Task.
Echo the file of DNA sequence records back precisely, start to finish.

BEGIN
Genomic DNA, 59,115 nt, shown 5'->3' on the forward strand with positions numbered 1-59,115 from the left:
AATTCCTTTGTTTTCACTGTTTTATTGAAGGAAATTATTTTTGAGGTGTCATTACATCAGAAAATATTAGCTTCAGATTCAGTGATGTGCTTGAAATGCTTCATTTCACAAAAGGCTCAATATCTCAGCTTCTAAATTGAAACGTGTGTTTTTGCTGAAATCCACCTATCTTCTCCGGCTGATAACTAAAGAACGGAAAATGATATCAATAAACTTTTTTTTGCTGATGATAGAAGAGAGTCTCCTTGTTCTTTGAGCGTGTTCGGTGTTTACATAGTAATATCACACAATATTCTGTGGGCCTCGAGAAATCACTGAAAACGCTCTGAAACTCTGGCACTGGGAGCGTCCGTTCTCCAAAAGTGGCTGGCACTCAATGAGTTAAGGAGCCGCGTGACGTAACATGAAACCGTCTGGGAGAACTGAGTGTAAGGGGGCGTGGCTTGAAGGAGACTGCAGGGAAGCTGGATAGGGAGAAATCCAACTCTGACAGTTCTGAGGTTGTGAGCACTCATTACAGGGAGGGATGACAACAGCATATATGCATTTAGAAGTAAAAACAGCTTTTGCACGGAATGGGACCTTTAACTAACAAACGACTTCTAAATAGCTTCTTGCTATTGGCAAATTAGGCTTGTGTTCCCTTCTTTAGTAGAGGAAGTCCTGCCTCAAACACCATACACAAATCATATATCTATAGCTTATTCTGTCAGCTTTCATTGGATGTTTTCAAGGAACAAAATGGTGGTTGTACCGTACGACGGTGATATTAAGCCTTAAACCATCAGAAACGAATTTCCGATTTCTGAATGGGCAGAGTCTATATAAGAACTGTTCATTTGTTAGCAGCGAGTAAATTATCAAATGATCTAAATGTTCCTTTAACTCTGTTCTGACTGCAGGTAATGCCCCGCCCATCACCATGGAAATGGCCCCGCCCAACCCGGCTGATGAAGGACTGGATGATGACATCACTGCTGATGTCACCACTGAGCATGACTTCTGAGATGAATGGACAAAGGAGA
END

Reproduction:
Genomic DNA, 59,115 nt, shown 5'->3' on the forward strand with positions numbered 1-59,115 from the left:
AATTCCTTTGTTTTCACTGTTTTATTGAAGGAAATTATTTTTGAGGTGTCATTACATCAGAAAATATTAGCTTCAGATTCAGTGATGTGCTTGAAATGCTTCATTTCACAAAAGGCTCAATATCTCAGCTTCTAAATTGAAACGTGTGTTTTTGCTGAAATCCACCTATCTTCTCCGGCTGATAACTAAAGAACGGAAAATGATATCAATAAACTTTTTTTTGCTGATGATAGAAGAGAGTCTCCTTGTTCTTTGAGCGTGTTCGGTGTTTACATAGTAATATCACACAATATTCTGTGGGCCTCGAGAAATCACTGAAAACGCTCTGAAACTCTGGCACTGGGAGCGTCCGTTCTCCAAAAGTGGCTGGCACTCAATGAGTTAAGGAGCCGCGTGACGTAACATGAAACCGTCTGGGAGAACTGAGTGTAAGGGGGCGTGGCTTGAAGGAGACTGCAGGGAAGCTGGATAGGGAGAAATCCAACTCTGACAGTTCTGAGGTTGTGAGCACTCATTACAGGGAGGGATGACAACAGCATATATGCATTTAGAAGTAAAAACAGCTTTTGCACGGAATGGGACCTTTAACTAACAAACGACTTCTAAATAGCTTCTTGCTATTGGCAAATTAGGCTTGTGTTCCCTTCTTTAGTAGAGGAAGTCCTGCCTCAAACACCATACACAAATCATATATCTATAGCTTATTCTGTCAGCTTTCATTGGATGTTTTCAAGGAACAAAATGGTGGTTGTACCGTACGACGGTGATATTAAGCCTTAAACCATCAGAAACGAATTTCCGATTTCTGAATGGGCAGAGTCTATATAAGAACTGTTCATTTGTTAGCAGCGAGTAAATTATCAAATGATCTAAATGTTCCTTTAACTCTGTTCTGACTGCAGGTAATGCCCCGCCCATCACCATGGAAATGGCCCCGCCCAACCCGGCTGATGAAGGACTGGATGATGACATCACTGCTGATGTCACCACTGAGCATGACTTCTGAGATGAATGGACAAAGGAGA